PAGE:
Do you have a pet? People of all ages enjoy the company of animals that live at home with them. From dogs and cats to fish and birds — and all sorts of other wild, woolly, WONDERful creatures — pets make life more enjoyable.
Have you ever given any thought to how people come to have pets? In other words, how do all those pets find the homes they live in? Do they put advertisements in the newspaper seeking a roommate or owner? Nope! Most animals can't even read the newspaper! So how do they find their homes?
Pets come to live where they do in many different ways. Dogs that live on a farm might have been born there. Cats that live in a house might have been strays taken in by a kindly person. Other pets might have been purchased at a pet store. Still other pets may have been discovered in the wild. Perhaps they were injured and nursed back to health by a generous animal lover who made the animal a pet eventually.
Rescue organizations focus on particular breeds of animals. For example, a Dalmatian rescue organization would specialize in taking in Dalmatian dogs that need a home. If you're looking for a Dalmatian, adopting one through a rescue organization might be a great choice.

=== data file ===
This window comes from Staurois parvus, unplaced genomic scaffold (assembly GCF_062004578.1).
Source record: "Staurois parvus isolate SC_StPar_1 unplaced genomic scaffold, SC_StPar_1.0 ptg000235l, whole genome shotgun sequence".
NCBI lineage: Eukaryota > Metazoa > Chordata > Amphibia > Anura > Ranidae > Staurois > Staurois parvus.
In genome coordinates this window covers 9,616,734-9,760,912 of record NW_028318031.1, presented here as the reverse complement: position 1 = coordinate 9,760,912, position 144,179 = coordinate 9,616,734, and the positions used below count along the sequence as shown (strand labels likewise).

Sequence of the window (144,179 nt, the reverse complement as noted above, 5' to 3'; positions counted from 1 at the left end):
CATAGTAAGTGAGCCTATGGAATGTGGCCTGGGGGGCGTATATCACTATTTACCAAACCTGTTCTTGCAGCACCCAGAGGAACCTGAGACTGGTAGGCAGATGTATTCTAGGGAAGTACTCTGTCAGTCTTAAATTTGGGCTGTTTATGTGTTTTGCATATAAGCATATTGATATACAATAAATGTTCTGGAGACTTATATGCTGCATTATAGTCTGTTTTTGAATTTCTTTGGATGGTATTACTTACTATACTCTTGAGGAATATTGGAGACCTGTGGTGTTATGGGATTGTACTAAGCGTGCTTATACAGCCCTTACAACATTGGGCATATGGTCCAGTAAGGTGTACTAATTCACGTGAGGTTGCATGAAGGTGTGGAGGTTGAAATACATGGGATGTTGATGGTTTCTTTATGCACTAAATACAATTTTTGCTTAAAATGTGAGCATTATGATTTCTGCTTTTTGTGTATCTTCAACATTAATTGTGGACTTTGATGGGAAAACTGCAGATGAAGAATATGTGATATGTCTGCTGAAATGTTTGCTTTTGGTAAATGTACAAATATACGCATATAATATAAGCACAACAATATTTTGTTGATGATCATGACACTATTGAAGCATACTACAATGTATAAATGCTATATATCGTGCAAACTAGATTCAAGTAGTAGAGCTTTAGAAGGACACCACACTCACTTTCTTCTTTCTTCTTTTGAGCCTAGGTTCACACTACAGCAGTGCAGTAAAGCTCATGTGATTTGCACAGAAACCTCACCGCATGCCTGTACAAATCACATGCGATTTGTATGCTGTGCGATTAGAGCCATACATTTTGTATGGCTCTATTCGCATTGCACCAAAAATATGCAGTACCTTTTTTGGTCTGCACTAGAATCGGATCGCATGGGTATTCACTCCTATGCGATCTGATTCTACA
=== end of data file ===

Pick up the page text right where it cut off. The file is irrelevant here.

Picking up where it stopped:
Rescue dogs — those dogs taken in by rescue organizations — are no different than other dogs. They need a good home like all dogs. In fact, they may have been given better care through a rescue organization, since the people who work there have a lot of knowledge about and experience with specific breeds.
Animal shelters provide a temporary home for all sorts of animals while they're waiting to be adopted. You can find just about any type of animal at an animal shelter. Dogs and cats make up the majority of animal shelter populations, but you'll also find plenty of birds, fish and reptiles. You can even find horses and livestock. Just about any animal that can be sold at a store or kept as a pet might end up at a shelter one day.
Shelter animals make great pets. They need good homes, and shelter personnel take great care of them until they find one. Shelter animals often have all of their shots, so adopting one can be much more economical than buying an animal from a pet store.
If you're looking for a purebred animal, don't dismiss shelters. Although you'll find many mixed-breed dogs at shelters, you'll also find plenty of purebreds. While rescue organizations might be more likely to have a purebred animal, shelters take them in, too.
Pets at shelters usually end up there through no fault of their own. In most cases, they haven't been “bad." Instead, their owners may have moved or needed to give them up for a variety of reasons. Your home might be the perfect spot for a pet just waiting to be adopted at your local animal shelter.
Animal shelters and rescue organizations can also help you pick out the perfect pet for your lifestyle. Talk with the personnel at these places and tell them what your life is like. How many kids are in your family? How old are they? Do you travel often? All sorts of factors go into figuring out which pet will be the perfect fit for your family.
If you think a pet would make a great addition to your home, do your research first and then give an animal shelter or a rescue organization a try. You never know when the animal you adopt will become a treasured family member who will bring you great joy for many years!